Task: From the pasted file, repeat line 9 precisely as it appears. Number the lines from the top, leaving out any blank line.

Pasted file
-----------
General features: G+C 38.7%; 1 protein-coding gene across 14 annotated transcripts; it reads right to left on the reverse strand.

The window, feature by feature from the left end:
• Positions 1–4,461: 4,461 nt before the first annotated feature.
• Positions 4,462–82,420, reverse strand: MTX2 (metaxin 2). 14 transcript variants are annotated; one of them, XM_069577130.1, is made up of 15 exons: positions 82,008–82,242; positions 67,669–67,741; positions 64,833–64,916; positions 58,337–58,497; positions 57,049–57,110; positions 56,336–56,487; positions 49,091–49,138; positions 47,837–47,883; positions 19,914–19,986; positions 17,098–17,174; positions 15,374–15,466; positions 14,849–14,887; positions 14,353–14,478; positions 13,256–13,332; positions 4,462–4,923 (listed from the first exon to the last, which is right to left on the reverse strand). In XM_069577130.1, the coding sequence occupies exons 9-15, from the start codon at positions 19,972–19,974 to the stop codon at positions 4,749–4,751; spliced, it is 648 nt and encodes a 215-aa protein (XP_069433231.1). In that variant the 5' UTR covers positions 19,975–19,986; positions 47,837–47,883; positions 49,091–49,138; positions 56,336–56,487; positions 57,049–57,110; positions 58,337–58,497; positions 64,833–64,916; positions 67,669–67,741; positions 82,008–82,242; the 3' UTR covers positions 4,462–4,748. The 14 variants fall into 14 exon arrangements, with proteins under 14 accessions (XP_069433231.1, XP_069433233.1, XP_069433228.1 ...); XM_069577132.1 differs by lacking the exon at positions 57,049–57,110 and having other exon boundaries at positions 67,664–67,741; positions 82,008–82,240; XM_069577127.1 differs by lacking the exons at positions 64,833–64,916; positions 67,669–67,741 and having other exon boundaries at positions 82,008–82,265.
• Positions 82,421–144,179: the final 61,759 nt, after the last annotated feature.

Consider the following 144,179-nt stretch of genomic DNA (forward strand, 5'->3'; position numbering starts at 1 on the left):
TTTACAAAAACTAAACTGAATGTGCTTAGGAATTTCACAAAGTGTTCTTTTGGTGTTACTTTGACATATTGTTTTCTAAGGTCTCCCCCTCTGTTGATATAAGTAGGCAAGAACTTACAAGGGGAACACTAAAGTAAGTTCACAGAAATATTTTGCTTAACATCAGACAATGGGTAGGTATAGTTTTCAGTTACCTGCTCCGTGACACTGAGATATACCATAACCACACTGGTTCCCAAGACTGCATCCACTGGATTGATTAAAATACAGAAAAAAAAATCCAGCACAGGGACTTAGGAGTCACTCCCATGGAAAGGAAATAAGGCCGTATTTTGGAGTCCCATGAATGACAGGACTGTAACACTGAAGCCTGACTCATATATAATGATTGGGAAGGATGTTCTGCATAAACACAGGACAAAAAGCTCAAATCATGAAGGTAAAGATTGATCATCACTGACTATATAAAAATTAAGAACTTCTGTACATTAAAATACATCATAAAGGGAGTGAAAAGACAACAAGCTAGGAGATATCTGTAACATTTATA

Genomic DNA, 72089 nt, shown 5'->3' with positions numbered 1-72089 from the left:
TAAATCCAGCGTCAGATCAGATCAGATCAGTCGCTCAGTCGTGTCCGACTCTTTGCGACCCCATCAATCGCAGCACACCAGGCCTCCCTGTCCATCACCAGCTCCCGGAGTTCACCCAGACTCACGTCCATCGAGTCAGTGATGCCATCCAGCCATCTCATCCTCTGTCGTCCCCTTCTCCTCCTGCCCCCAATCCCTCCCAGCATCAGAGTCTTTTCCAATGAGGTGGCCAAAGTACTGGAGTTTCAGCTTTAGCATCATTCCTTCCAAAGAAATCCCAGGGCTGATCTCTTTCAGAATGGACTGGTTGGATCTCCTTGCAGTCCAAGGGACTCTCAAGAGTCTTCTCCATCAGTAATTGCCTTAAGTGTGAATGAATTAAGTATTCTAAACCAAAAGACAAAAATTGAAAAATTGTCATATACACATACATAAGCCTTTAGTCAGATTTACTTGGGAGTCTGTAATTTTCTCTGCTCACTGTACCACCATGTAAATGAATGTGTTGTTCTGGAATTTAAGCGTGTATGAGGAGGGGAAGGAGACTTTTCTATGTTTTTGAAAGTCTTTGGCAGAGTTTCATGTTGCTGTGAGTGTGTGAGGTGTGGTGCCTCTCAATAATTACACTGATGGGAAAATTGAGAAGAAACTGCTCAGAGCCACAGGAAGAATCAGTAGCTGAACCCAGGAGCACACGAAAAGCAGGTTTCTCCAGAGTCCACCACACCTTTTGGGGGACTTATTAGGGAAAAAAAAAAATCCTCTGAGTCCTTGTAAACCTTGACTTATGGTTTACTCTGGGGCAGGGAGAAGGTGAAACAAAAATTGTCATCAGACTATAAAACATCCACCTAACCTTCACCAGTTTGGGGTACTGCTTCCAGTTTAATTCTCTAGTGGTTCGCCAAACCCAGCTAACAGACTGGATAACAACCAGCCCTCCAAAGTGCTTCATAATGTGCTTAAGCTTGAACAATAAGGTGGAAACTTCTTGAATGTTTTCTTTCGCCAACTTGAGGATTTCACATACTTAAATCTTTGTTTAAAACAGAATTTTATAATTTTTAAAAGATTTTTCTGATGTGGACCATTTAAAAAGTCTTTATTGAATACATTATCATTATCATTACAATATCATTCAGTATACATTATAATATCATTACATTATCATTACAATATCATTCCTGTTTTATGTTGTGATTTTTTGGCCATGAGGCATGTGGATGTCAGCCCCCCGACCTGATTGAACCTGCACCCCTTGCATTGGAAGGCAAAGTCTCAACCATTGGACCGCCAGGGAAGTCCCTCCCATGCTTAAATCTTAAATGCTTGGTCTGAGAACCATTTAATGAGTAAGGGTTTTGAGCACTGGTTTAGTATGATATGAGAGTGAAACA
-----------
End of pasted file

TAAATCCAGCGTCAGATCAGATCAGATCAGTCGCTCAGTCGTGTCCGACTCTTTGCGACCCCATCAATCGCAGCACACCAGGCCTCCCTGTCCATCACCAGCTCCCGGAGTTCACCCAGACTCACGTCCATCGAGTCAGTGATGCCATCCAGCCATCTCATCCTCTGTCGTCCCCTTCTCCTCCTGCCCCCAATCCCTCCCAGCATCAGAGTCTTTTCCAATGAGGTGGCCAAAGTACTGGAGTTTCAGCTTTAGCATCATTCCTTCCAAAGAAATCCCAGGGCTGATCTCTTTCAGAATGGACTGGTTGGATCTCCTTGCAGTCCAAGGGACTCTCAAGAGTCTTCTCCATCAGTAATTGCCTTAAGTGTGAATGAATTAAGTATTCTAAACCAAAAGACAAAAATTGAAAAATTGTCATATACACATACATAAGCCTTTAGTCAGATTTACTTGGGAGTCTGTAATTTTCTCTGCTCACTGTACCACCATGTAAATGAATGTGTTGTTCTGGAATTTAAGCGTGTATGAGGAGGGGAAGGAGACTTTTCTATGTTTTTGAAAGTCTTTGGCAGAGTTTCATGTTGCTGTGAGTGTGTGAGGTGTGGTGCCTCTCAATAATTACACTGATGGGAAAATTGAGAAGAAACTGCTCAGAGCCACAGGAAGAATCAGTAGCTGAACCCAGGAGCACACGAAAAGCAGGTTTCTCCAGAGTCCACCACACCTTTTGGGGGACTTATTAGGGAAAAAAAAAAATCCTCTGAGTCCTTGTAAACCTTGACTTATGGTTTACTCTGGGGCAGGGAGAAGGTGAAACAAAAATTGTCATCAGACTATAAAACATCCACCTAACCTTCACCAGTTTGGGGTACTGCTTCCAGTTTAATTCTCTAGTGGTTCGCCAAACCCAGCTAACAGACTGGATAACAACCAGCCCTCCAAAGTGCTTCATAATGTGCTTAAGCTTGAACAATAAGGTGGAAACTTCTTGAATGTTTTCTTTCGCCAACTTGAGGATTTCACATACTTAAATCTTTGTTTAAAACAGAATTTTATAATTTTTAAAAGATTTTTCTGATGTGGACCATTTAAAAAGTCTTTATTGAATACATTATCATTATCATTACAATATCATTCAGTATACATTATAATATCATTACATTATCATTACAATATCATTCCTGTTTTATGTTGTGATTTTTTGGCCATGAGGCATGTGGATGTCAGCCCCCCGACCTGATTGAACCTGCACCCCTTGCATTGGAAGGCAAAGTCTCAACCATTGGACCGCCAGGGAAGTCCCTCCCATGCTTAAATCTTAAATGCTTGGTCTGAGAACCATTTAATGAGTAAGGGTTTTGAGCACTGGTTTAGTATGATATGAGAGTGAAACA